THE MANOR – Review
There have been plenty of suspense and horror flicks set in the sequestered confines of nursing homes and mental hospitals for a very good reason. When any of the residents start sensing something amiss, they’re least likely to be believed by those who might help them. When the menace comes from those in charge, the diminished capacity of their victim pools provides excellent cover for their nefarious deeds. Vincent Price comes to mind as one who thrived in the genre. Many others did so before and after his turns at chilling our bones.
In THE MANOR, Barbara Hershey plays a spry granny of 70, who realizes her Parkinson’s is starting to cause a decline she doesn’t want her family, especially her devoted grandson (Nicholas Alexander), to endure with her. She chooses a nursing home that looks good at first but soon starts seeming otherwise. That’s essential for there to be a movie in the first place. Otherwise, all you’d get is a PSA for eldercare. The sense of peril begins with rules cutting off contact with the outside world (gasp! No cell phones!), and even requiring a security code and escort to walk through the woods and garden within the remote, gated property. Several residents act fearful in various ways but it’s hard to tell how grounded or demented they may be. The film perpetuates a classic trope of dreading the attentions of the home’s black cat, which reputedly senses who’s about to die, and hops onto their lap or bed to function as a fatal spoiler alert. Draw your own conclusion about whether the cat feels glee or compassion in those moments.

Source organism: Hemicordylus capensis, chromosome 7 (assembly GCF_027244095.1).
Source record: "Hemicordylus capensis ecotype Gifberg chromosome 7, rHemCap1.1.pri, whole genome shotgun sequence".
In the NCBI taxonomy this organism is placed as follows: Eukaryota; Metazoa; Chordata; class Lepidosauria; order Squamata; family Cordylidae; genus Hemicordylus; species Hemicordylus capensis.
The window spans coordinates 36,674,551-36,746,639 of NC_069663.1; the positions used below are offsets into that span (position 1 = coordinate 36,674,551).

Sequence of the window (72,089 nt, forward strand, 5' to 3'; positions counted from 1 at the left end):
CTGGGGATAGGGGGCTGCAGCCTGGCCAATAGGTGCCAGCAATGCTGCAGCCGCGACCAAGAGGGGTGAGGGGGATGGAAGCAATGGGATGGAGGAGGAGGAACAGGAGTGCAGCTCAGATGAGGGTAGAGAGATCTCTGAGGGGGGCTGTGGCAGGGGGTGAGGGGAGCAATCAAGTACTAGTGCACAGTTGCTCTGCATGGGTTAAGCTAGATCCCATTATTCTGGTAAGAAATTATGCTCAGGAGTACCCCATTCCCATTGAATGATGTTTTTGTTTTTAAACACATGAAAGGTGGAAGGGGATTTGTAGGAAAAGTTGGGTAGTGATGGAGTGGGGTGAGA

Hershey finds a trio of relatively alert pals to start feeling somewhat more at home. But a variety of eerie sounds and visions during the nights could mean something wicked her way comes. Inexplicable, unverifiable events cause her to doubt her own sanity. If the menace exists, could it be from a supernatural entity? Is something malicious going on that’s of human origin, as telegraphed by a couple of Nurse Ratched types among the staff? Or could it be both? As the saying goes, just because you’re paranoid doesn’t mean they’re not really out to get you. Similarly, demons and villainous caregivers just might share roles in the same movie.
I’m not sure how much writer/director Axelle Carolyn’s script was more compelling than average, or the extent to which my own age made Hershey’s situation seem more relevant than the slew of analogs watched by my younger selves. After all, I’m almost four years older than her character, and several months older than the actress. What’s certain is that as director, Carolyn dangles many possibilities in an efficient package, maintaining the suspense all the way to an excellent climax. As a star, Hershey’s still got the chops to carry the ball through some challenging territory, putting this one comfortably within the plus side of the quality ledger. And she’s aging more gracefully than your faithful correspondent.
THE MANOR is available to stream on Amazon Prime starting Oct. 8.
RATING: 2 out of 4 stars